First, from Darwin, a few weeks ago.
[T]here are a good many people who know me in real life who read the blog. More than that, after writing a blog for four-and-a-half years, you get to think of a number of your long-time readers and commenters are friends. The blog becomes like a corner coffee house or bar where the same characters assemble regularly -- with the occasional stranger dropping in as well -- and discuss a range of topics, with everyone knowing the basic terrain of who everyone else is and where everyone is coming from.
The way in which a blog can serve as a combination magazine and coffee shop is, to me, one of the most appealing elements of the medium. It's more personable than simply sending one's words out into the void, knowing that someone out there is reading them but seldom sure of what others think about them.
At the same time, however, this community element to blog writing makes one particularly aware of the difficulties of writing within a community. As the number of people I know (whether locally or online) who are blog readers increases, I increasingly find myself thinking, "If I write about that, so-and-so might be offended."
Next, from Betty Duffy, and indirectly Pentimento, more recently.
On one of the shelves in the bookstore, I picked up a book for grown-ups that looked interesting. I read the back cover, absorbed the synopsis, then looked for an author bio. “Well what do you know,” I thought, “It’s that angry man on the internet,” and re-shelved the book. I’d recently happened upon the author’s blog, on which he peeled apart the writings of some bad Catholic with whom he took issue.
The author bugged me, not because of his lack of charity. Mean people are a curiosity. He bugged me because his self-appointed Catholic gate-keeping functioned as a sort of literary terrorism, scaring anyone who writes with a “Catholic” next to his or her name out of writing anything interesting.
“If your Catholicism is an openly-stated aspect of your writing and your consciousness, you may find that some of your equally open and self-conscious co-religionists are standing by waiting to judge the way you express your faith and tally how well you live up to it…. I was surprised a year or so ago to receive deeply hurtful criticisms in my comboxes from some who thought my writing was inappropriate, and from others who called my faith into question and even slandered me in the comboxes of a friend. My best friend in real life… took me to task after that because she thought my writing had become bland and cautious.”
Who wouldn’t write cautiously when our writing about our personal experiences as a member of this Catholic Community faces such vicious scrutiny?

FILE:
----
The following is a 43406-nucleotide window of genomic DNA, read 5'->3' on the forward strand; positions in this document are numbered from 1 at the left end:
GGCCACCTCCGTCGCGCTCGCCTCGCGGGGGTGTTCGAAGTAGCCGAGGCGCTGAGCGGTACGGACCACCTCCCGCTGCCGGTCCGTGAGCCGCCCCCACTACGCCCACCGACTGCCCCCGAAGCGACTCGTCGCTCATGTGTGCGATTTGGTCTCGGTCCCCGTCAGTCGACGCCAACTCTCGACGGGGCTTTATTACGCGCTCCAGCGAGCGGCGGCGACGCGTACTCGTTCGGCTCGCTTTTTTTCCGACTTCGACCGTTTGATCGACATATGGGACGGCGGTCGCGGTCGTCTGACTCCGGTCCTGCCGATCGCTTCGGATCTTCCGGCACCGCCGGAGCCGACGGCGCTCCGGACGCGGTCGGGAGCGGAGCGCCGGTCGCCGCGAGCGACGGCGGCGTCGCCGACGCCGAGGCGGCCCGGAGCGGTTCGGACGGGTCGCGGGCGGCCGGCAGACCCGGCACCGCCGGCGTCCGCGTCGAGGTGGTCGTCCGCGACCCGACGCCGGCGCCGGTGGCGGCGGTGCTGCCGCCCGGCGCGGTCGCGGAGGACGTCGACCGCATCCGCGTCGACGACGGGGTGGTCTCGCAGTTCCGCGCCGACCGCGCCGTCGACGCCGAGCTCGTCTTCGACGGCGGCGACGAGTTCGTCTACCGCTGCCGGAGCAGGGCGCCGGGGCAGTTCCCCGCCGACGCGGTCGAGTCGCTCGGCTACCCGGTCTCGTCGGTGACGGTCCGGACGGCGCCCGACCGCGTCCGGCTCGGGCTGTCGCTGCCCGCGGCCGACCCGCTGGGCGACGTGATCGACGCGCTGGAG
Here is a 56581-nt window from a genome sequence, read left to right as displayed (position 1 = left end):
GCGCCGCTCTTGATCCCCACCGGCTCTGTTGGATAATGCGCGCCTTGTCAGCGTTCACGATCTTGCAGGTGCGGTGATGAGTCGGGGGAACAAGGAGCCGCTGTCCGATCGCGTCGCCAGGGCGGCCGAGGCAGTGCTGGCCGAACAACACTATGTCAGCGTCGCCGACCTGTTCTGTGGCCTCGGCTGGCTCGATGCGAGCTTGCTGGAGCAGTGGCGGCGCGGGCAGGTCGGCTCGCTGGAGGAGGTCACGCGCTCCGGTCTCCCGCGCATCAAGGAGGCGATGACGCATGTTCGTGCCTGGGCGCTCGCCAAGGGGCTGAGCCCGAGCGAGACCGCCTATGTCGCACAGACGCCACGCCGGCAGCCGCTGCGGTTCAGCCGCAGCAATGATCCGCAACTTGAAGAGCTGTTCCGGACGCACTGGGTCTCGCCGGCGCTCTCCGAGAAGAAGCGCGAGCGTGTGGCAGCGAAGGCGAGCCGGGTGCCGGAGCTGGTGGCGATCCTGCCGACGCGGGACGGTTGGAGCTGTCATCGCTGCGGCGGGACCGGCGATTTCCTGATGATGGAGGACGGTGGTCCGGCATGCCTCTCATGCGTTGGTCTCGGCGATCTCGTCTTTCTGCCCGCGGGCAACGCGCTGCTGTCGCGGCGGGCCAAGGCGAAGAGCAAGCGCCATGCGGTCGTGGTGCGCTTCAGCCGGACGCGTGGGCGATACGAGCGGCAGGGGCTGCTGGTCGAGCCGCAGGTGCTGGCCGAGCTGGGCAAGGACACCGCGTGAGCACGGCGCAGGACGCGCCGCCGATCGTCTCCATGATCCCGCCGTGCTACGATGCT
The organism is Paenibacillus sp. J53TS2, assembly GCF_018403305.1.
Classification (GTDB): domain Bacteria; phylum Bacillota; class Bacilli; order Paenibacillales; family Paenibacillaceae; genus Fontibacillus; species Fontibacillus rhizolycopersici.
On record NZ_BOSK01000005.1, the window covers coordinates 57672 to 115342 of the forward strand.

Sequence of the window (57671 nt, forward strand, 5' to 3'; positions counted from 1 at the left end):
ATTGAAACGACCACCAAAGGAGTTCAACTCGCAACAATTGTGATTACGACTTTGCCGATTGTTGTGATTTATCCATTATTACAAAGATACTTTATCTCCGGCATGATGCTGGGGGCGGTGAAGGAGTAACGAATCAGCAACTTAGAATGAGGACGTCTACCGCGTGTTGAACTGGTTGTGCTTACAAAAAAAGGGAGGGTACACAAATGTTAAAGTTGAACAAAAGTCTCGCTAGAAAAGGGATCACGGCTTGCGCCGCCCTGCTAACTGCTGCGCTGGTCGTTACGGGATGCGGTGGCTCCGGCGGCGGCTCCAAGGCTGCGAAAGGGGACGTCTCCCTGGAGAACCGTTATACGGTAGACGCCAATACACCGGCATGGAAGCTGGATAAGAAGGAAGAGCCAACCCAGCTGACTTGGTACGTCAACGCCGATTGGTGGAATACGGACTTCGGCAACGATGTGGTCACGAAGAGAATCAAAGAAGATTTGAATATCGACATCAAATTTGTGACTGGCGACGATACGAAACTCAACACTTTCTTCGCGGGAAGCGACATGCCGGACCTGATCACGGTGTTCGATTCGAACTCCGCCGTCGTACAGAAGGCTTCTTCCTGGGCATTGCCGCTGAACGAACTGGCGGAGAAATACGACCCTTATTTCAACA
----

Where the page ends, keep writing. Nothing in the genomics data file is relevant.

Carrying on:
...Here then, is one Catholic blogger who will say without shame, I write this blog only because I enjoy doing it. It is not my apostolate. I might lead you astray. I might cuss.
I've been a little stilted lately. Like Darwin, I don't conceal my identity terribly hard on my blog. I'm not trying to shield it from friends and family. But I recognize the signs of hesitation sometimes when I write about politics, morality, sometimes even the petty arenas of judgmentalism that arise from parenting style, schooling style, liturgical preferences. No wonder I take refuge in posting so many recipes.
I appreciate posts like this by Darwin and Betty, whose writing I have admired for its candidness. It's nice to be reminded that others are dealing with the same kind of internal censor. And I am beginning to appreciate the value of the blog as a learning environment for... what -- sensitivity maybe? There is a balance to be learned: a balance between honesty and truth, and charity to the real people who might see themselves (rightly or wrongly) between the lines.
What is the good and true purpose of this blog? It is not my apostolate, either (though see Betty's followup to her post quoted above). I don't write in an attempt to entertain others -- not much anyway -- nor to have a soapbox -- okay, I do my share of venting, I admit it. Even though I pad it with a lot of fluff and kid-pictures and recipes and "funny things that happened to me" bits, things that would be better suited to Facebook if I was the sort of person to have 293 "friends," there is a "main purpose" belied by the actual word-count I spend on various side purposes.
Once during Christmas vacation midway through graduate school, I sat down with a pencil and a new legal pad and I wrote the date at the top and a title, "On the isotropic and unidirectional compactions of compressible packed spheres" or something like that, and I began at the very beginning and I wrote for hours and went straight through, as if I was explaining to someone with absolutely no background, everything I knew, guessed, and was trying to demonstrate about my thesis topic. I made few corrections and I drew a lot of pictures along the way. I filled the legal pad over the course of a few days. With surprisingly few changes, that legal pad became a large chunk of the explication my doctoral thesis, and I still consider it one of the most viscerally satisfying pieces of writing I ever did.
The reason I want to blog is the same reason I have always used that kind of derivation, and also the reason I have always journaled, and also the reason I have always savored (when I can get them) long conversations over a bottle of something or other: figuring something out, breaking sloppy reality down to its elements and reconstructing it into a model that I can wrap my mind around and say "This much I understand."
Lately I think I have been overwhelmed by the thought of who might be reading, and have lost some of the courage I need to lay out what's on my mind.
Well then. PASS THE BOTTLE.